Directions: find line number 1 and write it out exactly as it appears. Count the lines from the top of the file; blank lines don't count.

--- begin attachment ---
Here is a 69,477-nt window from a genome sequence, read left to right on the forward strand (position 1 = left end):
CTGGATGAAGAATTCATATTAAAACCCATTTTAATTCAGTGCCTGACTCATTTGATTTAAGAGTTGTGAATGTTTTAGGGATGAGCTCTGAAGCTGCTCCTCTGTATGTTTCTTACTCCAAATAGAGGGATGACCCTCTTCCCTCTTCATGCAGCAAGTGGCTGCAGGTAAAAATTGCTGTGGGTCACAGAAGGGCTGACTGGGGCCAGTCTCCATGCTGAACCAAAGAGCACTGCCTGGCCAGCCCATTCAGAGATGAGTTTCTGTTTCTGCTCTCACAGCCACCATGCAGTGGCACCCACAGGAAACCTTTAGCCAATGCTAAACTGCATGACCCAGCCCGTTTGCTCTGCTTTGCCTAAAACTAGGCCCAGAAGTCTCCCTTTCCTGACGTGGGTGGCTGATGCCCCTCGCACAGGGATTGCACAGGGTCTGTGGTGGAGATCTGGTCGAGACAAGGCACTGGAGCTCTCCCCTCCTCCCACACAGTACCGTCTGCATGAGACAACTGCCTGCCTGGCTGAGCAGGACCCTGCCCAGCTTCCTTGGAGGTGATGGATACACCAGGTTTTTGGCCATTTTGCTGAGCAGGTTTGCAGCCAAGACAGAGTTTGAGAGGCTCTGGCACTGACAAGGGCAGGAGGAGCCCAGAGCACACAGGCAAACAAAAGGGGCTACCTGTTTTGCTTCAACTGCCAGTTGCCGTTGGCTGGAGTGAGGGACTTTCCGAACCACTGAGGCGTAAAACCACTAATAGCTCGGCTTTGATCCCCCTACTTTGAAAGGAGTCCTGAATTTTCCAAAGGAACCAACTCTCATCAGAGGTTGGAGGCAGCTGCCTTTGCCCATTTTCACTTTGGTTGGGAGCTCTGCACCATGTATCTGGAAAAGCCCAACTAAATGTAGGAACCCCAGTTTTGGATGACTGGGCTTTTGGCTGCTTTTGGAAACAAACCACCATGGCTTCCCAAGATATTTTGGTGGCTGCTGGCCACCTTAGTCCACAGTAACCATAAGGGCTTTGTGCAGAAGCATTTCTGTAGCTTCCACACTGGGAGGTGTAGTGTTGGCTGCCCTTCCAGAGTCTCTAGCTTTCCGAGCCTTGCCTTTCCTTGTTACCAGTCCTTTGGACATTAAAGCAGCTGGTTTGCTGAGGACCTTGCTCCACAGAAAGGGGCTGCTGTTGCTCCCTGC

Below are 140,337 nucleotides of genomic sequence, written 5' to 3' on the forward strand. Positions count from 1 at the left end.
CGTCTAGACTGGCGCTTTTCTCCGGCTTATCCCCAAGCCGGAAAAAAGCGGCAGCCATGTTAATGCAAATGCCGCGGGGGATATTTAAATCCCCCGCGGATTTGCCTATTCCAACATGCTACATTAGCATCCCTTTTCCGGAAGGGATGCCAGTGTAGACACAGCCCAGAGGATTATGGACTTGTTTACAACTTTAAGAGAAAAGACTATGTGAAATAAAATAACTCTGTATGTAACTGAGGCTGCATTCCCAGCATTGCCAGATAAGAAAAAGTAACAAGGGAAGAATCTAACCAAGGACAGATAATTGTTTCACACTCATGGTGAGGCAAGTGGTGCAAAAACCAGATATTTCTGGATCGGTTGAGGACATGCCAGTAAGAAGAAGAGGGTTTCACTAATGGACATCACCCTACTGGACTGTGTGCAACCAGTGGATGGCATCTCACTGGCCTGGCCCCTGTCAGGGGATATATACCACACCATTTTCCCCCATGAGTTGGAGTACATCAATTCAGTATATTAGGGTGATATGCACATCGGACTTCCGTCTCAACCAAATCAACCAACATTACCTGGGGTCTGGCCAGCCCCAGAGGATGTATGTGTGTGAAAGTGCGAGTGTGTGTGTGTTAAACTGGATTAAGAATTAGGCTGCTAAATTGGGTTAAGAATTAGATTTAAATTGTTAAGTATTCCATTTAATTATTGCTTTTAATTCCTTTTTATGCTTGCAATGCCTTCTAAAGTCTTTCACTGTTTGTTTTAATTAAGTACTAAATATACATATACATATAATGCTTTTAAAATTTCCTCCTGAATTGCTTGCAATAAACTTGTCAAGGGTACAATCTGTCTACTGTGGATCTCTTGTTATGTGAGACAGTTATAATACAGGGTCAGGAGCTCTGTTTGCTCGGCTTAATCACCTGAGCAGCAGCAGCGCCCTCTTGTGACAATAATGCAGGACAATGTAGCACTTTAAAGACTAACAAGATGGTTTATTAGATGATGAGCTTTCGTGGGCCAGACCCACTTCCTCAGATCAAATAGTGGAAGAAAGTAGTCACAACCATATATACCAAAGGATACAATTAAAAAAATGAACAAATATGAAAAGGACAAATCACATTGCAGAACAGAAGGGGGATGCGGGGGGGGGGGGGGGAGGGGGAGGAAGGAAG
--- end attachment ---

Here is a 69,477-nt window from a genome sequence, read left to right on the forward strand (position 1 = left end):